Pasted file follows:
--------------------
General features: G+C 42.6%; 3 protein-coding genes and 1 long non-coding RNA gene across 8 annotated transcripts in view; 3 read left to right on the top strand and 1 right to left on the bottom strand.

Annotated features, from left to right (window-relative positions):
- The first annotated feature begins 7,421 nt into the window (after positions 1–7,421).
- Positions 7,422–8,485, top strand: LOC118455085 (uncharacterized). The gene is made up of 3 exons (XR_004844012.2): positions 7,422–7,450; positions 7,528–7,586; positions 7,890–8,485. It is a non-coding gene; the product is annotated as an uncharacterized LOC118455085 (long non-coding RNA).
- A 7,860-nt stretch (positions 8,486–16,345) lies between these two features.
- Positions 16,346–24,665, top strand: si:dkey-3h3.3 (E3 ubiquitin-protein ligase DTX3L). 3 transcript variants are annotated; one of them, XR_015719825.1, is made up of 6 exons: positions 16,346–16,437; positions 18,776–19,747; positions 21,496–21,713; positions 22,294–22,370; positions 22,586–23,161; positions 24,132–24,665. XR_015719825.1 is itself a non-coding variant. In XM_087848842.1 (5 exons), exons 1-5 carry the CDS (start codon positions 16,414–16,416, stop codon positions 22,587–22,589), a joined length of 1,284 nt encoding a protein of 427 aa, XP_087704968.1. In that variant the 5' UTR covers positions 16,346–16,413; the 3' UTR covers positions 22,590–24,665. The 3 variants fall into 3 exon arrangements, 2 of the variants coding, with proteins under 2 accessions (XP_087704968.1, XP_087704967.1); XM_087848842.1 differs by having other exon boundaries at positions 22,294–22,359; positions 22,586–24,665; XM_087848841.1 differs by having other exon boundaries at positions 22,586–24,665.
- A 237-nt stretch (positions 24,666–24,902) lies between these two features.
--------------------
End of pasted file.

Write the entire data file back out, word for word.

General features: G+C 42.6%; 3 protein-coding genes and 1 long non-coding RNA gene across 8 annotated transcripts in view; 3 read left to right on the top strand and 1 right to left on the bottom strand.

Annotated features, from left to right (window-relative positions):
- The first annotated feature begins 7,421 nt into the window (after positions 1–7,421).
- Positions 7,422–8,485, top strand: LOC118455085 (uncharacterized). The gene is made up of 3 exons (XR_004844012.2): positions 7,422–7,450; positions 7,528–7,586; positions 7,890–8,485. It is a non-coding gene; the product is annotated as an uncharacterized LOC118455085 (long non-coding RNA).
- A 7,860-nt stretch (positions 8,486–16,345) lies between these two features.
- Positions 16,346–24,665, top strand: si:dkey-3h3.3 (E3 ubiquitin-protein ligase DTX3L). 3 transcript variants are annotated; one of them, XR_015719825.1, is made up of 6 exons: positions 16,346–16,437; positions 18,776–19,747; positions 21,496–21,713; positions 22,294–22,370; positions 22,586–23,161; positions 24,132–24,665. XR_015719825.1 is itself a non-coding variant. In XM_087848842.1 (5 exons), exons 1-5 carry the CDS (start codon positions 16,414–16,416, stop codon positions 22,587–22,589), a joined length of 1,284 nt encoding a protein of 427 aa, XP_087704968.1. In that variant the 5' UTR covers positions 16,346–16,413; the 3' UTR covers positions 22,590–24,665. The 3 variants fall into 3 exon arrangements, 2 of the variants coding, with proteins under 2 accessions (XP_087704968.1, XP_087704967.1); XM_087848842.1 differs by having other exon boundaries at positions 22,294–22,359; positions 22,586–24,665; XM_087848841.1 differs by having other exon boundaries at positions 22,586–24,665.
- A 237-nt stretch (positions 24,666–24,902) lies between these two features.